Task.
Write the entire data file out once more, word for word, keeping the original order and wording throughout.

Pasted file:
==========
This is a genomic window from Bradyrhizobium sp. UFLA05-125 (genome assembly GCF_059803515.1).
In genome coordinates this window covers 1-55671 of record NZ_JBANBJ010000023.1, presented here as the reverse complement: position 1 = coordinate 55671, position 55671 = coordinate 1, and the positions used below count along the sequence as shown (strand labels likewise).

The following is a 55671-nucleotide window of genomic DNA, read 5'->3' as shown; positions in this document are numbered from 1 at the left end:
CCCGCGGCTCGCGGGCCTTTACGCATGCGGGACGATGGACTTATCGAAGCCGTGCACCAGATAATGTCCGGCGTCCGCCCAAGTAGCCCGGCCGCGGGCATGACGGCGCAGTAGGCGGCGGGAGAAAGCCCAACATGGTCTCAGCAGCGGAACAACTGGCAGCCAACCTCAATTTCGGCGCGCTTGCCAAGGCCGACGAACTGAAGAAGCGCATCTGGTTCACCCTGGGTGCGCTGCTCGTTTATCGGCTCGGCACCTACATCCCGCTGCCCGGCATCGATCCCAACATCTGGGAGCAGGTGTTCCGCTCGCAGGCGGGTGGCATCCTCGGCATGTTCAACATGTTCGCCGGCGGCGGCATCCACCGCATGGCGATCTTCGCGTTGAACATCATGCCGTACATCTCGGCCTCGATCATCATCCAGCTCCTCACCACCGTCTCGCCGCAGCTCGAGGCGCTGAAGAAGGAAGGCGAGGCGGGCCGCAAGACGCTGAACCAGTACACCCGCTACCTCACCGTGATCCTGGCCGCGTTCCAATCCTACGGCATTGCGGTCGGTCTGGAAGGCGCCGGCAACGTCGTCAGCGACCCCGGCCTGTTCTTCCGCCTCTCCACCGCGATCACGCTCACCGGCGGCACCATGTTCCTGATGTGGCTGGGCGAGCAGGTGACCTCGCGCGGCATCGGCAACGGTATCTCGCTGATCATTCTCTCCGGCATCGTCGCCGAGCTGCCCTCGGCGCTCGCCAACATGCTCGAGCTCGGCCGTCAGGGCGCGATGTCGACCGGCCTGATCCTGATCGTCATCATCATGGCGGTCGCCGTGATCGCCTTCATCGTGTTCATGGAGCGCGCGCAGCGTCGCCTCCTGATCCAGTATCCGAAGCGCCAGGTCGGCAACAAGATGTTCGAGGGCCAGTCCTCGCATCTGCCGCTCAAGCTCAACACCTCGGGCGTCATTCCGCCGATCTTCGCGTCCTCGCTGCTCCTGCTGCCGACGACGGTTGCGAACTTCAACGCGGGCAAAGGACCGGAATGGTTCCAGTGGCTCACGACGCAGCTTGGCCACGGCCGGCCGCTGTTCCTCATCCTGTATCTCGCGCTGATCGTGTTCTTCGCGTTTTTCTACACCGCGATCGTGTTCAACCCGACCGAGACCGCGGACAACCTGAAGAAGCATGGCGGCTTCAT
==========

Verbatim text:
This is a genomic window from Bradyrhizobium sp. UFLA05-125 (genome assembly GCF_059803515.1).
In genome coordinates this window covers 1-55671 of record NZ_JBANBJ010000023.1, presented here as the reverse complement: position 1 = coordinate 55671, position 55671 = coordinate 1, and the positions used below count along the sequence as shown (strand labels likewise).

The following is a 55671-nucleotide window of genomic DNA, read 5'->3' as shown; positions in this document are numbered from 1 at the left end:
CCCGCGGCTCGCGGGCCTTTACGCATGCGGGACGATGGACTTATCGAAGCCGTGCACCAGATAATGTCCGGCGTCCGCCCAAGTAGCCCGGCCGCGGGCATGACGGCGCAGTAGGCGGCGGGAGAAAGCCCAACATGGTCTCAGCAGCGGAACAACTGGCAGCCAACCTCAATTTCGGCGCGCTTGCCAAGGCCGACGAACTGAAGAAGCGCATCTGGTTCACCCTGGGTGCGCTGCTCGTTTATCGGCTCGGCACCTACATCCCGCTGCCCGGCATCGATCCCAACATCTGGGAGCAGGTGTTCCGCTCGCAGGCGGGTGGCATCCTCGGCATGTTCAACATGTTCGCCGGCGGCGGCATCCACCGCATGGCGATCTTCGCGTTGAACATCATGCCGTACATCTCGGCCTCGATCATCATCCAGCTCCTCACCACCGTCTCGCCGCAGCTCGAGGCGCTGAAGAAGGAAGGCGAGGCGGGCCGCAAGACGCTGAACCAGTACACCCGCTACCTCACCGTGATCCTGGCCGCGTTCCAATCCTACGGCATTGCGGTCGGTCTGGAAGGCGCCGGCAACGTCGTCAGCGACCCCGGCCTGTTCTTCCGCCTCTCCACCGCGATCACGCTCACCGGCGGCACCATGTTCCTGATGTGGCTGGGCGAGCAGGTGACCTCGCGCGGCATCGGCAACGGTATCTCGCTGATCATTCTCTCCGGCATCGTCGCCGAGCTGCCCTCGGCGCTCGCCAACATGCTCGAGCTCGGCCGTCAGGGCGCGATGTCGACCGGCCTGATCCTGATCGTCATCATCATGGCGGTCGCCGTGATCGCCTTCATCGTGTTCATGGAGCGCGCGCAGCGTCGCCTCCTGATCCAGTATCCGAAGCGCCAGGTCGGCAACAAGATGTTCGAGGGCCAGTCCTCGCATCTGCCGCTCAAGCTCAACACCTCGGGCGTCATTCCGCCGATCTTCGCGTCCTCGCTGCTCCTGCTGCCGACGACGGTTGCGAACTTCAACGCGGGCAAAGGACCGGAATGGTTCCAGTGGCTCACGACGCAGCTTGGCCACGGCCGGCCGCTGTTCCTCATCCTGTATCTCGCGCTGATCGTGTTCTTCGCGTTTTTCTACACCGCGATCGTGTTCAACCCGACCGAGACCGCGGACAACCTGAAGAAGCATGGCGGCTTCAT